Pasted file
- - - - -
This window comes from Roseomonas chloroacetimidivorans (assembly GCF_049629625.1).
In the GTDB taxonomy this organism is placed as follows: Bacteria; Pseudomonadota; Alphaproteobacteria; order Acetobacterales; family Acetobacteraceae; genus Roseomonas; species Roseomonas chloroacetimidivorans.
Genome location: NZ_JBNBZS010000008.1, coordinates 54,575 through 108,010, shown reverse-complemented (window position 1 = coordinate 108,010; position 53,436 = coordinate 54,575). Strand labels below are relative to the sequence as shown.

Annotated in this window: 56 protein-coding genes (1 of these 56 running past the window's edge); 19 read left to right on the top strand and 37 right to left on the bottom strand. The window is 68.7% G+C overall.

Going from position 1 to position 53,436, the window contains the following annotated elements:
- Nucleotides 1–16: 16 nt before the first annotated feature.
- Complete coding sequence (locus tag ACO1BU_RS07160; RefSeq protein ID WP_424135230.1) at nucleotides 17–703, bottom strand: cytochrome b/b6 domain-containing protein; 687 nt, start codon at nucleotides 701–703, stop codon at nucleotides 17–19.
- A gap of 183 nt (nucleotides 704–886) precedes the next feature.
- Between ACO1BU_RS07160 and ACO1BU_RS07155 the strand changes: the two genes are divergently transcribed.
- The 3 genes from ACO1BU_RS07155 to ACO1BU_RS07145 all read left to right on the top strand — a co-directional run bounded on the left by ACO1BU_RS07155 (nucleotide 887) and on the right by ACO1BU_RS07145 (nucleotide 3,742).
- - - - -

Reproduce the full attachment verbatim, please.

This window comes from Roseomonas chloroacetimidivorans (assembly GCF_049629625.1).
In the GTDB taxonomy this organism is placed as follows: Bacteria; Pseudomonadota; Alphaproteobacteria; order Acetobacterales; family Acetobacteraceae; genus Roseomonas; species Roseomonas chloroacetimidivorans.
Genome location: NZ_JBNBZS010000008.1, coordinates 54,575 through 108,010, shown reverse-complemented (window position 1 = coordinate 108,010; position 53,436 = coordinate 54,575). Strand labels below are relative to the sequence as shown.

Annotated in this window: 56 protein-coding genes (1 of these 56 running past the window's edge); 19 read left to right on the top strand and 37 right to left on the bottom strand. The window is 68.7% G+C overall.

Going from position 1 to position 53,436, the window contains the following annotated elements:
- Nucleotides 1–16: 16 nt before the first annotated feature.
- Complete coding sequence (locus tag ACO1BU_RS07160; RefSeq protein ID WP_424135230.1) at nucleotides 17–703, bottom strand: cytochrome b/b6 domain-containing protein; 687 nt, start codon at nucleotides 701–703, stop codon at nucleotides 17–19.
- A gap of 183 nt (nucleotides 704–886) precedes the next feature.
- Between ACO1BU_RS07160 and ACO1BU_RS07155 the strand changes: the two genes are divergently transcribed.
- The 3 genes from ACO1BU_RS07155 to ACO1BU_RS07145 all read left to right on the top strand — a co-directional run bounded on the left by ACO1BU_RS07155 (nucleotide 887) and on the right by ACO1BU_RS07145 (nucleotide 3,742).